DUI Checkpoints Catch Drunken New Year's Drivers

POSTED: 07:28 AM PST Dec 30, 2011    UPDATED: 10:55 AM PST Dec 31, 2011 
COACHELLA VALLEY, Calif. -

Local law enforcement agencies issued a stiff warning to drivers Friday by adding more patrols onto the roads to ensure a safe New Years.

Riverside County sheriff's deputies held driving under the influence checkpoints in Palm Desert and Coachella at undisclosed locations Friday, which aside from getting drunk drivers off the roads, was used to to inform the public about the dangers of driving impaired.

"Always have a designated driver," said Sam Plonski, a Cathedral City resident.

Plonski hasn't had a drink in three decades, and said he isn't going to start on New Year's Eve.

"I've seen a lot of terrible things happen on crazy nights," said Plonski.

Plonski and his wife, Dawn, shared a meal at Roc's Firehouse Grill in Palm Desert before heading to San Diego to ring in 2012.

"(You) just (have to) watch out and be defensive when you're driving," said Dawn Brenner Plonski.

The California Highway Patrol and other agencies are in a period of maximum enforcement through Monday morning.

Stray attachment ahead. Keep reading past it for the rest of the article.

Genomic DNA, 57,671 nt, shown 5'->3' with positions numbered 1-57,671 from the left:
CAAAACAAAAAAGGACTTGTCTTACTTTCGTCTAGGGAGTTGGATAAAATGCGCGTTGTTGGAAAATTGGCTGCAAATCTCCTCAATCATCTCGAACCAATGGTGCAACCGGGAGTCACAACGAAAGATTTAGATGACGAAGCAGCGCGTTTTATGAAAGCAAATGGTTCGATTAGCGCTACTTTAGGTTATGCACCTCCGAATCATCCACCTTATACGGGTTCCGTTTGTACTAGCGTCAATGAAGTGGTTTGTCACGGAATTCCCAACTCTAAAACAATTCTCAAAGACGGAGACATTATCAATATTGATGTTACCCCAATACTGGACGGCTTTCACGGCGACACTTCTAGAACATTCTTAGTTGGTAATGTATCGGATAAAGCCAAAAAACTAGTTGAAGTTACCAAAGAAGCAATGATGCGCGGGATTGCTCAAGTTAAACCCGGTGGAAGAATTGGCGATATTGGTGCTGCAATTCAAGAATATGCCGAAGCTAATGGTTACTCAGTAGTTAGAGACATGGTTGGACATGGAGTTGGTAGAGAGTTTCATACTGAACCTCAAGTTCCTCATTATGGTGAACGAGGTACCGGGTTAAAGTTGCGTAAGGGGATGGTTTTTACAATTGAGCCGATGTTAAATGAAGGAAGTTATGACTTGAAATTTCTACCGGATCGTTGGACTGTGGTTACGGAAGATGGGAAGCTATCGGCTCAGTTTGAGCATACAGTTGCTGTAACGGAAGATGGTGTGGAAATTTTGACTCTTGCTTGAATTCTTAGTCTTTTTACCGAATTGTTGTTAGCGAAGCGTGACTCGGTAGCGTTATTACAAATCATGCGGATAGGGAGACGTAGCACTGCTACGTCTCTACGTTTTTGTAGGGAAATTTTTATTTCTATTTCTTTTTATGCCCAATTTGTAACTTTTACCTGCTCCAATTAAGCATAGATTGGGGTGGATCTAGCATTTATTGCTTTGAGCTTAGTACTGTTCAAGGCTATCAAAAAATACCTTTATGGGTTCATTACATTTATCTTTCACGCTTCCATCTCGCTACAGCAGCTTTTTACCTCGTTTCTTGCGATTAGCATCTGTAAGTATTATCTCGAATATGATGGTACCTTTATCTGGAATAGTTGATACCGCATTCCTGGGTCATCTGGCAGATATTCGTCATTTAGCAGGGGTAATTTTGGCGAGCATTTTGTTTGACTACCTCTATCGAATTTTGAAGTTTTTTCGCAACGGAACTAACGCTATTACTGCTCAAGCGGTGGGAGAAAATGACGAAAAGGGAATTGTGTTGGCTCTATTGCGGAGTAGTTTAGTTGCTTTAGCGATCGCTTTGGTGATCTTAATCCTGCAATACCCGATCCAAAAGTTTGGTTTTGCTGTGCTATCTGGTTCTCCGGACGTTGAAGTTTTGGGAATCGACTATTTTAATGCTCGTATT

All available officers will be on the road to track impaired drivers down.

"You'll see us out there," said Lt. Matt Martello, with the Sheriff's Department.

Plus, the Walter Clark Legal Group is once again sponsoring free cab rides that start on New Year's Eve at 8 p.m. and go through 2 a.m. on New Year's day.

The taxi companies participating are Airport Taxi, Yellow Cab of the Desert and American Cab.

"Every call that we receive before 2 a.m. will be honored," said Greg George, an American Cab manager and driver.

Callers must be at a business and have the owner place the call to request their rides, said George.

"They have to mention 'Walter Clark Legal Group Safe Ride program,'" said George. "They need to call the dispatch. It's a 15-mile limit, so on the meter, that runs around $44 given the current taxicab rates."

The Sheriff's Department also warned those with guns not to shoot into the air when the ball drops, because it's dangerous and it's a felony.

"If you do do it, there's a good chance if you're caught, you're going to be going to jail," said Martello.